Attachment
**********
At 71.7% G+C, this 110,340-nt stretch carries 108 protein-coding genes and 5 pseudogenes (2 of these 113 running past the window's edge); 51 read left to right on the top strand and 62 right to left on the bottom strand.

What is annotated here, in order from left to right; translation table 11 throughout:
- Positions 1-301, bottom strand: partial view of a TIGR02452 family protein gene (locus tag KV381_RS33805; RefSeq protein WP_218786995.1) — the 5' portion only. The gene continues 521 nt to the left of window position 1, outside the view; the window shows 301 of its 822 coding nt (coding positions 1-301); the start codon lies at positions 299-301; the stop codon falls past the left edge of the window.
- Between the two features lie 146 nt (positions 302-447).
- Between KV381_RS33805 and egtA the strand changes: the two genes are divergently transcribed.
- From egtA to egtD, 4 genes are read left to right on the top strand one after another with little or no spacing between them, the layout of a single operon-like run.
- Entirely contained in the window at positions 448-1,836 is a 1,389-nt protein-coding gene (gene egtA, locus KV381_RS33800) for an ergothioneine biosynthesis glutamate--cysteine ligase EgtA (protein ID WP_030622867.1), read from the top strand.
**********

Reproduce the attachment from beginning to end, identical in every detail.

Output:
At 71.7% G+C, this 110,340-nt stretch carries 108 protein-coding genes and 5 pseudogenes (2 of these 113 running past the window's edge); 51 read left to right on the top strand and 62 right to left on the bottom strand.

What is annotated here, in order from left to right; translation table 11 throughout:
- Positions 1-301, bottom strand: partial view of a TIGR02452 family protein gene (locus tag KV381_RS33805; RefSeq protein WP_218786995.1) — the 5' portion only. The gene continues 521 nt to the left of window position 1, outside the view; the window shows 301 of its 822 coding nt (coding positions 1-301); the start codon lies at positions 299-301; the stop codon falls past the left edge of the window.
- Between the two features lie 146 nt (positions 302-447).
- Between KV381_RS33805 and egtA the strand changes: the two genes are divergently transcribed.
- From egtA to egtD, 4 genes are read left to right on the top strand one after another with little or no spacing between them, the layout of a single operon-like run.
- Entirely contained in the window at positions 448-1,836 is a 1,389-nt protein-coding gene (gene egtA, locus KV381_RS33800) for an ergothioneine biosynthesis glutamate--cysteine ligase EgtA (protein ID WP_030622867.1), read from the top strand.